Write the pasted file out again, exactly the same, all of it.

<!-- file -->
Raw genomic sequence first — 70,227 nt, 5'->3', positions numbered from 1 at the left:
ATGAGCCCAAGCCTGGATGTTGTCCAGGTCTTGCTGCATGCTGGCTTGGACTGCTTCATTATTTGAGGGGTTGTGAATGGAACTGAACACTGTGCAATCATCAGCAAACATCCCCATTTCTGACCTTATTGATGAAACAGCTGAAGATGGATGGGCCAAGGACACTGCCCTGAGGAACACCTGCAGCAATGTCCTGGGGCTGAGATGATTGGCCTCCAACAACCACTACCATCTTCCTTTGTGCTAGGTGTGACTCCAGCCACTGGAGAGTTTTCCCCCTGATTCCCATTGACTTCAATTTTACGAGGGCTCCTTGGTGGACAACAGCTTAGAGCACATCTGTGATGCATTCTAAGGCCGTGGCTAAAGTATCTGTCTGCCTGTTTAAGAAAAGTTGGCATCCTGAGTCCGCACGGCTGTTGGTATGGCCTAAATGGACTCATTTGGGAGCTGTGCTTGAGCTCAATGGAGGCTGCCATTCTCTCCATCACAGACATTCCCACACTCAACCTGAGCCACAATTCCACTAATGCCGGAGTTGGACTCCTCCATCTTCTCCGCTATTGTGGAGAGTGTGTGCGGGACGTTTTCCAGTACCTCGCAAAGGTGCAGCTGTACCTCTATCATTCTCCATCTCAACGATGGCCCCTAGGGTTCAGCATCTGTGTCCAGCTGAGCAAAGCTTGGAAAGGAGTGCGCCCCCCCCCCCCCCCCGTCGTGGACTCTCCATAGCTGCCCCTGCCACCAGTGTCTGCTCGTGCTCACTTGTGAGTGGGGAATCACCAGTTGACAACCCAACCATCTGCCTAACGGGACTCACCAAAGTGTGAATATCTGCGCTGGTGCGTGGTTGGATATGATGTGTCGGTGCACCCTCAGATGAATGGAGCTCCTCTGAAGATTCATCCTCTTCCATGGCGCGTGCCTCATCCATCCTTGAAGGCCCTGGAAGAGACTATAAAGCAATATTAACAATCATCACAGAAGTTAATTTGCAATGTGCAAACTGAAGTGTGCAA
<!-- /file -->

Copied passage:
Raw genomic sequence first — 70,227 nt, 5'->3', positions numbered from 1 at the left:
ATGAGCCCAAGCCTGGATGTTGTCCAGGTCTTGCTGCATGCTGGCTTGGACTGCTTCATTATTTGAGGGGTTGTGAATGGAACTGAACACTGTGCAATCATCAGCAAACATCCCCATTTCTGACCTTATTGATGAAACAGCTGAAGATGGATGGGCCAAGGACACTGCCCTGAGGAACACCTGCAGCAATGTCCTGGGGCTGAGATGATTGGCCTCCAACAACCACTACCATCTTCCTTTGTGCTAGGTGTGACTCCAGCCACTGGAGAGTTTTCCCCCTGATTCCCATTGACTTCAATTTTACGAGGGCTCCTTGGTGGACAACAGCTTAGAGCACATCTGTGATGCATTCTAAGGCCGTGGCTAAAGTATCTGTCTGCCTGTTTAAGAAAAGTTGGCATCCTGAGTCCGCACGGCTGTTGGTATGGCCTAAATGGACTCATTTGGGAGCTGTGCTTGAGCTCAATGGAGGCTGCCATTCTCTCCATCACAGACATTCCCACACTCAACCTGAGCCACAATTCCACTAATGCCGGAGTTGGACTCCTCCATCTTCTCCGCTATTGTGGAGAGTGTGTGCGGGACGTTTTCCAGTACCTCGCAAAGGTGCAGCTGTACCTCTATCATTCTCCATCTCAACGATGGCCCCTAGGGTTCAGCATCTGTGTCCAGCTGAGCAAAGCTTGGAAAGGAGTGCGCCCCCCCCCCCCCCCCGTCGTGGACTCTCCATAGCTGCCCCTGCCACCAGTGTCTGCTCGTGCTCACTTGTGAGTGGGGAATCACCAGTTGACAACCCAACCATCTGCCTAACGGGACTCACCAAAGTGTGAATATCTGCGCTGGTGCGTGGTTGGATATGATGTGTCGGTGCACCCTCAGATGAATGGAGCTCCTCTGAAGATTCATCCTCTTCCATGGCGCGTGCCTCATCCATCCTTGAAGGCCCTGGAAGAGACTATAAAGCAATATTAACAATCATCACAGAAGTTAATTTGCAATGTGCAAACTGAAGTGTGCAA